Hermione was sleepy. And it did look like a very soft pillow. She took out her wand and cast a cushioning charm on the bench. As she closed her eyes she felt what seemed to be a scarf covering her.

Without opening her eyes she said, "Try the maximizing prefix." Soon she was covered in something warm and fuzzy from head to toe.


"Miss Granger?"

Ron woke up with a start. He hadn't meant to fall asleep, but it was so quiet and peaceful with just the two of them, that he had easily drifted off. He looked down. Somehow Hermione had crept closer to him in her sleep. She was practically curled up in his lap. She finally looked warm.

"Miss Granger," the Healer said in a louder voice. Then she looked at Ron apologetically. "She really needs to be checked within the hour. Do you think you can wake her and bring her down to my office in the next ten minutes?"

She stirred, but didn't open her eyes. He tried again, this time speaking in a normal voice. How he wished he could kiss her awake-that would certainly warm him up. But he really didn't want to have his face slapped for his troubles. Plus it wasn't fair to Hermione to be taken unawares like that. He would have to resort to the Weasely rise-and-shine method, which was not gentle.

He pulled the blanket off first. This caused her to burrow in closer to his side. "Hermione!" Then he gently shook her shoulder. She finally opened her eyes, looking at him with bemusement.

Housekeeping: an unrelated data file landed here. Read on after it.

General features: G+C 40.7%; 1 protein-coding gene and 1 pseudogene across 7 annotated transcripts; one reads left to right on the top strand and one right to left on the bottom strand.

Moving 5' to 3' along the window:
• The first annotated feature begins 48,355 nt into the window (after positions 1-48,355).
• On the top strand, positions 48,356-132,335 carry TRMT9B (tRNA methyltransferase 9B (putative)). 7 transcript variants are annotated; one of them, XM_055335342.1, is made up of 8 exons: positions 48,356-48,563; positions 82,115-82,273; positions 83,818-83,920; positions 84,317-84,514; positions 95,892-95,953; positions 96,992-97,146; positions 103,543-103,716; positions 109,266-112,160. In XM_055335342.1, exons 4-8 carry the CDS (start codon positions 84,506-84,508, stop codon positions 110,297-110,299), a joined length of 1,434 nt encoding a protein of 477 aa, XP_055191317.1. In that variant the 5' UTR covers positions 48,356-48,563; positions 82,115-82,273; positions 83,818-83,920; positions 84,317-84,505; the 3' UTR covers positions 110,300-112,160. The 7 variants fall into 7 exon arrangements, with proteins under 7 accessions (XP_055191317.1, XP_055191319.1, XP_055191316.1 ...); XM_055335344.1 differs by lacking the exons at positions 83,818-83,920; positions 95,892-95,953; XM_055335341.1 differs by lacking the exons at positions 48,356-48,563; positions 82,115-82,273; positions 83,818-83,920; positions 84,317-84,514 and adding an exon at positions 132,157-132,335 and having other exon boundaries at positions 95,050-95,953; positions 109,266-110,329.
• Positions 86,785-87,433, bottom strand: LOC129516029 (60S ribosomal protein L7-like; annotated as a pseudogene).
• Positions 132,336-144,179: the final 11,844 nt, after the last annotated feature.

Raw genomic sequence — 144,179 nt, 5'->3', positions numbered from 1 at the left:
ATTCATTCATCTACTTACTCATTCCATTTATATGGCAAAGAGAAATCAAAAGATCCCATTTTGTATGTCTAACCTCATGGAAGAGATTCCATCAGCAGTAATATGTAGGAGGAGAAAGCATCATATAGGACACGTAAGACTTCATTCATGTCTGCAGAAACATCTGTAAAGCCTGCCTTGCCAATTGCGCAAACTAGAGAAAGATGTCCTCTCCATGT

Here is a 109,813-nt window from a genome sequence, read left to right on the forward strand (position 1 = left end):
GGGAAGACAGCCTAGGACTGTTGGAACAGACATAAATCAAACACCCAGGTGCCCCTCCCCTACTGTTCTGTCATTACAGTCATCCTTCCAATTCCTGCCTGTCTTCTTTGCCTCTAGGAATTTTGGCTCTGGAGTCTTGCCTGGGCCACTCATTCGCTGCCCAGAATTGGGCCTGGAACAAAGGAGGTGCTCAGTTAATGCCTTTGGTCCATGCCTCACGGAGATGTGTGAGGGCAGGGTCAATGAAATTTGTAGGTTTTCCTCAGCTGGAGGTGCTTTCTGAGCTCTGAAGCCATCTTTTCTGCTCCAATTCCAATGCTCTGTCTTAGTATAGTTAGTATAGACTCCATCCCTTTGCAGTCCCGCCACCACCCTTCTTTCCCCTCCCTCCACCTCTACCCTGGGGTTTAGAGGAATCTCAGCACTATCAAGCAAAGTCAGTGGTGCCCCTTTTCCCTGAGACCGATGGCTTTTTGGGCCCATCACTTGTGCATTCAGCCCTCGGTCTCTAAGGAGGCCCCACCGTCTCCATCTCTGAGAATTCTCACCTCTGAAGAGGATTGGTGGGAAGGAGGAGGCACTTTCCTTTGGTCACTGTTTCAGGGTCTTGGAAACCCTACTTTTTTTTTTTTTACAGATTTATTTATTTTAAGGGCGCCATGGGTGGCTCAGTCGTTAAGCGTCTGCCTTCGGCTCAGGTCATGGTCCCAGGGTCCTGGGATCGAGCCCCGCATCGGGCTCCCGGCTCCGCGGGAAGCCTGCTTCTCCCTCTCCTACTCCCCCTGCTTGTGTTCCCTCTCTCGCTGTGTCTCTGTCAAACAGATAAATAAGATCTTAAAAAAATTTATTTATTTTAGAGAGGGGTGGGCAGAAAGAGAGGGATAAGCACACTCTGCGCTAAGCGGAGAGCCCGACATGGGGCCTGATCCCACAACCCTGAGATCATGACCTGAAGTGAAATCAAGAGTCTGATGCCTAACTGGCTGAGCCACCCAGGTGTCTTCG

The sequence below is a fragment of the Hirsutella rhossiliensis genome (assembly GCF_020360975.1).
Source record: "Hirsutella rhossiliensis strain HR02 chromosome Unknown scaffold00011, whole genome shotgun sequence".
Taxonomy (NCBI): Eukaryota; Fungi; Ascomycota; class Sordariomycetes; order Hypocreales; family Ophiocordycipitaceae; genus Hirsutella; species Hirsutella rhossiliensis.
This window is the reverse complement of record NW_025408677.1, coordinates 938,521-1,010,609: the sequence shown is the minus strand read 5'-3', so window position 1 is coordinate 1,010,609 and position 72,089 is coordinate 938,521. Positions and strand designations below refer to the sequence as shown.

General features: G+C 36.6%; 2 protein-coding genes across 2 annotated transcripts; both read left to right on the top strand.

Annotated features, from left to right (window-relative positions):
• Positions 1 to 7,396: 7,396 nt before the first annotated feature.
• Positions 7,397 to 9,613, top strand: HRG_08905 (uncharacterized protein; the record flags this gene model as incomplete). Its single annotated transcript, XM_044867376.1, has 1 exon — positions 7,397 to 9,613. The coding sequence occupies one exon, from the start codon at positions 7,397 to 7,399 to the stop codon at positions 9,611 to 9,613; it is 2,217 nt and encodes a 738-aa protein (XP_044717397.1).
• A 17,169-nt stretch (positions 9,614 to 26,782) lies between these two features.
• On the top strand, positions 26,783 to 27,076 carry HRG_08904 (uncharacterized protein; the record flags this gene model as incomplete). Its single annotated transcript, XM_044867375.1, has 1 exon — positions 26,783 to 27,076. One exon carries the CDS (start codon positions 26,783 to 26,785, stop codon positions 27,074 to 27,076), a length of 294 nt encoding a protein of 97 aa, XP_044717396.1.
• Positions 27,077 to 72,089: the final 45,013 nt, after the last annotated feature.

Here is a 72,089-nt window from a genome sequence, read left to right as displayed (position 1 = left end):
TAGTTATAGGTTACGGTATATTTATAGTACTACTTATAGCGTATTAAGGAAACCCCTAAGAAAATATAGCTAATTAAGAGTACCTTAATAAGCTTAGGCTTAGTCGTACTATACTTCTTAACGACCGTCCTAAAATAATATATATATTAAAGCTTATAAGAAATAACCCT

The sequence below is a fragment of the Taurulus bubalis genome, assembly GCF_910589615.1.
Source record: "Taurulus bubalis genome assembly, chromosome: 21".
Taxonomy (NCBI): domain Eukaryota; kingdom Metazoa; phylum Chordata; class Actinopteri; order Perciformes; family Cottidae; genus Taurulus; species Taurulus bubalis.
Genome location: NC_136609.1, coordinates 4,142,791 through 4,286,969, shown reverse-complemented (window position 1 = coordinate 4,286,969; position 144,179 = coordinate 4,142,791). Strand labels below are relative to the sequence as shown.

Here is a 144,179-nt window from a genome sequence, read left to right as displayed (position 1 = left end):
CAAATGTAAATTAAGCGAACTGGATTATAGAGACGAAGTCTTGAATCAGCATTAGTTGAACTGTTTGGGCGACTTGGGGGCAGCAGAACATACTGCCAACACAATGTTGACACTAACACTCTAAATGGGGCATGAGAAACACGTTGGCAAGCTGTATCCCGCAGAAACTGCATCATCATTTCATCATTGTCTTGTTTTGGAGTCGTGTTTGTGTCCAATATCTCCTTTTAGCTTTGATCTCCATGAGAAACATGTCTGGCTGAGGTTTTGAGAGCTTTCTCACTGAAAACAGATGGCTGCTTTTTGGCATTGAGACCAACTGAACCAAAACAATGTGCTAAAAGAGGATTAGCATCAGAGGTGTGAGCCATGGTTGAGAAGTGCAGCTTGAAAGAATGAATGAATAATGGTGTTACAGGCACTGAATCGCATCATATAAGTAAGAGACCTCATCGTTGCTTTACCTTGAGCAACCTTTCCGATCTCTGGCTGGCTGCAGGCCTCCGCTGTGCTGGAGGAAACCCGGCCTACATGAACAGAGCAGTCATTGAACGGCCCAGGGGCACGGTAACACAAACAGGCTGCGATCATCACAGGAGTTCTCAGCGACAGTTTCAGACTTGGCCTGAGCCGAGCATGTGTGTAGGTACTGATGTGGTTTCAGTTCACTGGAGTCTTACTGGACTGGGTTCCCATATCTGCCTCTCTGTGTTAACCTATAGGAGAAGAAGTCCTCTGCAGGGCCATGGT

"Ron?" He could see it all coming back to her. She sat up abruptly and asked, as if to hide her confusion, "Am I supposed to go back to the office?"

"Yeah--I wish you could have slept longer."

"I think it was the first good sleep I've had all summer," she said pulling off the socks and slipping into her sandals. "Your socks really worked."

"Never dispute the Weasley wisdom. I'll wait for you."

"You don't have to do that."

"I'll wait."

"Suit yourself," she said trying to sound indifferent as she walked down the corridor.

Ron looked at his watch. He decided he should Floo home and tell Mum where he was. She worried so these days. He had just enough Floo powder for a quick conversation and his passage home.

As he wandered back to the bench from the fireplaces, he ran across the portrait of the spattergroit Healer. "What's ailing you, young sir?"

"Nothing. I'm here with a friend."

"And your friend?"

Ron wasn't going to answer, but then it occurred to him that perhaps he could find out some answers about Hermione. "She has freezing around the heart."

"Ah, Melancholia." The Healer shook his head. "That is a difficult one." He looked at Ron keenly. "What are they doing for her?"

"Some sort of potion-once a week."

"Well that works if the problem is one of Bodily Humours-is she Phlegmatic?"